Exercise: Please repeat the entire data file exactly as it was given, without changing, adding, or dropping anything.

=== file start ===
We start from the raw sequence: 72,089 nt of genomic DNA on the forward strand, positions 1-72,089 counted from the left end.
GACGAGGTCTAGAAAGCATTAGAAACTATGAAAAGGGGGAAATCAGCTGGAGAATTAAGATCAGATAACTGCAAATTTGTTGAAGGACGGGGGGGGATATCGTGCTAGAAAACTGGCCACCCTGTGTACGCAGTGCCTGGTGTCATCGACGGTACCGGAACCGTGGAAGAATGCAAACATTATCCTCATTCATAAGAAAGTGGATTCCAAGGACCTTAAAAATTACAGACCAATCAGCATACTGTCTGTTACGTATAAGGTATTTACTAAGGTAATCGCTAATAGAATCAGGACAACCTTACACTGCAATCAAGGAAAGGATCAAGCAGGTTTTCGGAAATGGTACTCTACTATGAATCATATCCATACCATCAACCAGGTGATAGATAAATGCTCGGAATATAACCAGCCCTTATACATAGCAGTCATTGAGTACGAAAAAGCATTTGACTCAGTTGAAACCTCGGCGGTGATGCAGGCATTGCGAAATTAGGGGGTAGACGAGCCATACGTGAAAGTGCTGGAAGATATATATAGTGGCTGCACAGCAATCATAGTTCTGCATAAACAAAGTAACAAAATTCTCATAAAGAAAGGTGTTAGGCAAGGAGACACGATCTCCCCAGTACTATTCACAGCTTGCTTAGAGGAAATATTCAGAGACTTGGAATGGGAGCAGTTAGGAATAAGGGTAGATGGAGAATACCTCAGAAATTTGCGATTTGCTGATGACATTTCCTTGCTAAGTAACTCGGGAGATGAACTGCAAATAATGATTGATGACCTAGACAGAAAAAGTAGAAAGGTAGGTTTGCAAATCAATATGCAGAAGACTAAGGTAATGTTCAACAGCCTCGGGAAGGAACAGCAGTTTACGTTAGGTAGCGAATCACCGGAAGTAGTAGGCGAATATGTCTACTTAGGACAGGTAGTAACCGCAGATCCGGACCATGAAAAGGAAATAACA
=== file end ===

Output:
We start from the raw sequence: 72,089 nt of genomic DNA on the forward strand, positions 1-72,089 counted from the left end.
GACGAGGTCTAGAAAGCATTAGAAACTATGAAAAGGGGGAAATCAGCTGGAGAATTAAGATCAGATAACTGCAAATTTGTTGAAGGACGGGGGGGGATATCGTGCTAGAAAACTGGCCACCCTGTGTACGCAGTGCCTGGTGTCATCGACGGTACCGGAACCGTGGAAGAATGCAAACATTATCCTCATTCATAAGAAAGTGGATTCCAAGGACCTTAAAAATTACAGACCAATCAGCATACTGTCTGTTACGTATAAGGTATTTACTAAGGTAATCGCTAATAGAATCAGGACAACCTTACACTGCAATCAAGGAAAGGATCAAGCAGGTTTTCGGAAATGGTACTCTACTATGAATCATATCCATACCATCAACCAGGTGATAGATAAATGCTCGGAATATAACCAGCCCTTATACATAGCAGTCATTGAGTACGAAAAAGCATTTGACTCAGTTGAAACCTCGGCGGTGATGCAGGCATTGCGAAATTAGGGGGTAGACGAGCCATACGTGAAAGTGCTGGAAGATATATATAGTGGCTGCACAGCAATCATAGTTCTGCATAAACAAAGTAACAAAATTCTCATAAAGAAAGGTGTTAGGCAAGGAGACACGATCTCCCCAGTACTATTCACAGCTTGCTTAGAGGAAATATTCAGAGACTTGGAATGGGAGCAGTTAGGAATAAGGGTAGATGGAGAATACCTCAGAAATTTGCGATTTGCTGATGACATTTCCTTGCTAAGTAACTCGGGAGATGAACTGCAAATAATGATTGATGACCTAGACAGAAAAAGTAGAAAGGTAGGTTTGCAAATCAATATGCAGAAGACTAAGGTAATGTTCAACAGCCTCGGGAAGGAACAGCAGTTTACGTTAGGTAGCGAATCACCGGAAGTAGTAGGCGAATATGTCTACTTAGGACAGGTAGTAACCGCAGATCCGGACCATGAAAAGGAAATAACA